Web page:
Mighty microgels could make for safer implant surgery
Although joint replacement surgery typically goes off without a hitch, potentially-dangerous infections can occur after the operation. Scientists from New Jersey's Stevens Institute of Technology are addressing that problem, with a new type of highly-targeted bacteria-killing gel.
Developed by a team led by Prof. Matthew Libera, the gel consists largely of a negatively-charged polymer that gets loaded up with positively-charged antibiotics.
The idea is that surgeons would dip artificial joints into a bath of the gel for a few seconds, leaving a lattice-like array of tiny "microgel" flecks on the surface of those implants – each fleck is only about one one-hundredth the width of a human hair. The joints would then be quickly dunked in an antibiotic bath, allowing the microgels to absorb that medication.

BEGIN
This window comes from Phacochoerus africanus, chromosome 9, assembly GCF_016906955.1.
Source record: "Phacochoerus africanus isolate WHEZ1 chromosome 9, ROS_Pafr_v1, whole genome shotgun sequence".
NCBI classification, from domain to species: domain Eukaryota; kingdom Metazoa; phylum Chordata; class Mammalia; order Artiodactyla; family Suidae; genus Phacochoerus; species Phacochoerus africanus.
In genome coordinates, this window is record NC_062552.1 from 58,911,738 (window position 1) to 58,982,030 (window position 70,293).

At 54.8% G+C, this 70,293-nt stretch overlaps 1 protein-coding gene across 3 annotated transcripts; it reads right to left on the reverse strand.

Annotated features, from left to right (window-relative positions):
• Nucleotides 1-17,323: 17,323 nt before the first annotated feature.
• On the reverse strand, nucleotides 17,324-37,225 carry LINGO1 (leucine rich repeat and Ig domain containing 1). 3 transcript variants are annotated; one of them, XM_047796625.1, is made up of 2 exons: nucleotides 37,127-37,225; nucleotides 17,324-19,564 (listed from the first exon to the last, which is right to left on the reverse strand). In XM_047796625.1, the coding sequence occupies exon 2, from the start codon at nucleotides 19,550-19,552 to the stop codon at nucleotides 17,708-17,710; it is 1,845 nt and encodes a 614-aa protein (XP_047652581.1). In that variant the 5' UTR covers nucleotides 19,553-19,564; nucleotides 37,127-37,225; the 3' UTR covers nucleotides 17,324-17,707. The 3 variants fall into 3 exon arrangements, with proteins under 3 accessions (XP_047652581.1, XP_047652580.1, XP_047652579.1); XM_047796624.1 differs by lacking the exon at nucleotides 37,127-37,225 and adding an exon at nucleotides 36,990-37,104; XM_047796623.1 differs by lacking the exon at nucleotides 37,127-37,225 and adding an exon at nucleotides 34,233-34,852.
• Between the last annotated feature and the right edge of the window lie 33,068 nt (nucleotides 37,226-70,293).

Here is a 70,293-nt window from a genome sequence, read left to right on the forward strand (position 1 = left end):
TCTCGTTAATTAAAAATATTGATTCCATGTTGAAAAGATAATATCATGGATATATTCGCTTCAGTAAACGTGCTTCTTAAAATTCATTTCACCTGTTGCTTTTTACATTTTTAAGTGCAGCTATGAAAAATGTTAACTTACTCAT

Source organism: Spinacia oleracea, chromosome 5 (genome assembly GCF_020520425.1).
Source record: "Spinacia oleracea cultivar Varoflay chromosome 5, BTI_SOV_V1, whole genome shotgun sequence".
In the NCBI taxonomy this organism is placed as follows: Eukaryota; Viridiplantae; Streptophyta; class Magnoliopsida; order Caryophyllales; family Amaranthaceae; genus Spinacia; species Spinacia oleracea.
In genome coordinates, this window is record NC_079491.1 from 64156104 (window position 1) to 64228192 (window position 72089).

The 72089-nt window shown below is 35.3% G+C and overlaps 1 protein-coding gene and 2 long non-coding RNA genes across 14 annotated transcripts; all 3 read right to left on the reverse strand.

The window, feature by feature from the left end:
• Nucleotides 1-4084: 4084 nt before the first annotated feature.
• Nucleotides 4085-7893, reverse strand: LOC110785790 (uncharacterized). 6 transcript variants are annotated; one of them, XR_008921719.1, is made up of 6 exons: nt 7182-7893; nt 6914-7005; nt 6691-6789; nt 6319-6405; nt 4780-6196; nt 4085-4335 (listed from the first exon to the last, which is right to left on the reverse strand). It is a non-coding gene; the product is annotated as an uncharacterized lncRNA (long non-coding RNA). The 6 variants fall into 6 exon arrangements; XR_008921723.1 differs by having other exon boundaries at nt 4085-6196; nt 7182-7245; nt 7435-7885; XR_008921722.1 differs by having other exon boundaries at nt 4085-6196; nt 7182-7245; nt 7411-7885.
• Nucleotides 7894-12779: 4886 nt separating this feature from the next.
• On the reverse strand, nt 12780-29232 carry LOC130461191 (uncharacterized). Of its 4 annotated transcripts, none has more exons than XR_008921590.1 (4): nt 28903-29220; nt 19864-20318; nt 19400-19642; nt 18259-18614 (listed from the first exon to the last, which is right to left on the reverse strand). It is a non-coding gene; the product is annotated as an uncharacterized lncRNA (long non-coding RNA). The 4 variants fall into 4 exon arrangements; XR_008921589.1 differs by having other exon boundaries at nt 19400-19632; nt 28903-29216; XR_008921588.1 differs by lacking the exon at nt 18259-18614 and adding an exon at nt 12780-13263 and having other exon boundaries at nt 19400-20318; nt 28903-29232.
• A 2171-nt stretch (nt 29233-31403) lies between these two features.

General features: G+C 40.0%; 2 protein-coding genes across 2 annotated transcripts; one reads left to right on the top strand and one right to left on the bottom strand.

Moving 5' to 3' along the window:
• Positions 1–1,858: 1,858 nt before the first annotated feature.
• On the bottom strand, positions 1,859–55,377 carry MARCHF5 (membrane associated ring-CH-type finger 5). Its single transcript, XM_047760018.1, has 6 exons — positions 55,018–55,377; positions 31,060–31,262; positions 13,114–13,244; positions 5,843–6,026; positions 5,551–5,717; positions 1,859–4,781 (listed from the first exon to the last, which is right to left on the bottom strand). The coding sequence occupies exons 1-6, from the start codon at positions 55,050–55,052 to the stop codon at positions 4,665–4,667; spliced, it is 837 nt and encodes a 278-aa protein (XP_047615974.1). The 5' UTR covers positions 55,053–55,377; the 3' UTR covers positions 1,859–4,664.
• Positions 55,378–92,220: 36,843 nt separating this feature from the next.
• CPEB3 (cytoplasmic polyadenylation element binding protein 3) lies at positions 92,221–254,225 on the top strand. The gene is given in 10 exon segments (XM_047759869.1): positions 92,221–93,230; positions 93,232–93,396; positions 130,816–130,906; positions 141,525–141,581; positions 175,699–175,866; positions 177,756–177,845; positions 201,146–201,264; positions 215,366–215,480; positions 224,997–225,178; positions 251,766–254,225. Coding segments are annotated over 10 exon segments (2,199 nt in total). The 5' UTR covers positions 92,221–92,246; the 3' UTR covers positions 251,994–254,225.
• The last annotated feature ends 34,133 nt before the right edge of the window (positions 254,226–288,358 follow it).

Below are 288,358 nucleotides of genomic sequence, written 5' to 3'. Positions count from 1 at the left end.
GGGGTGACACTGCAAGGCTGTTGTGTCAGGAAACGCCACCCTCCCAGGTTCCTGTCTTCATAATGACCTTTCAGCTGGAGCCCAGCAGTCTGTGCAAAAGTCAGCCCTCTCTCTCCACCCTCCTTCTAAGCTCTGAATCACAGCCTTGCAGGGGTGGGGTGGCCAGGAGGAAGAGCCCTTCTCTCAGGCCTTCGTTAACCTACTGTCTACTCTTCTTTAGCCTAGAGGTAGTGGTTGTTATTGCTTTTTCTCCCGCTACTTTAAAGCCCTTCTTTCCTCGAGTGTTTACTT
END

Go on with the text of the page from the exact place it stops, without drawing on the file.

After the artificial joint had subsequently been implanted in the patient's body, the microgels would hold onto their antibiotic payload until a bacterium approached. The electrical charge of that microbe would then cause the medication to be released, killing the bacterium. In in vitro tests, the gels proved to be quite robust, remaining stable and active for weeks.
Besides keeping bacterial biofilms from forming on implants, the technology would also allow relatively small doses of antibiotics to be applied and activated only where needed. By contrast, orally-administered antibiotics affect the whole body – this means that higher doses of them are required, potentially leading to the development of antibiotic-resistant bacteria.
Additionally, the microgels react to the presence of both active and dormant bacteria. Some other antibiotic implant coatings are triggered by byproducts of the microbes' metabolic activity, so they miss bacteria that have gone dormant.
The scientists are now working on gaining government approval for the technology, and on finding industry partners to develop it further. It's possible that the gel could also be used on items such as artificial heart valves or sutures.
"It only takes one bacterium to cause an infection," says Libera. "But if we can prevent infection until healing is complete, then the body can take over."
A paper on the research was recently published in the journal Biomaterials.
Source: Stevens Institute of Technology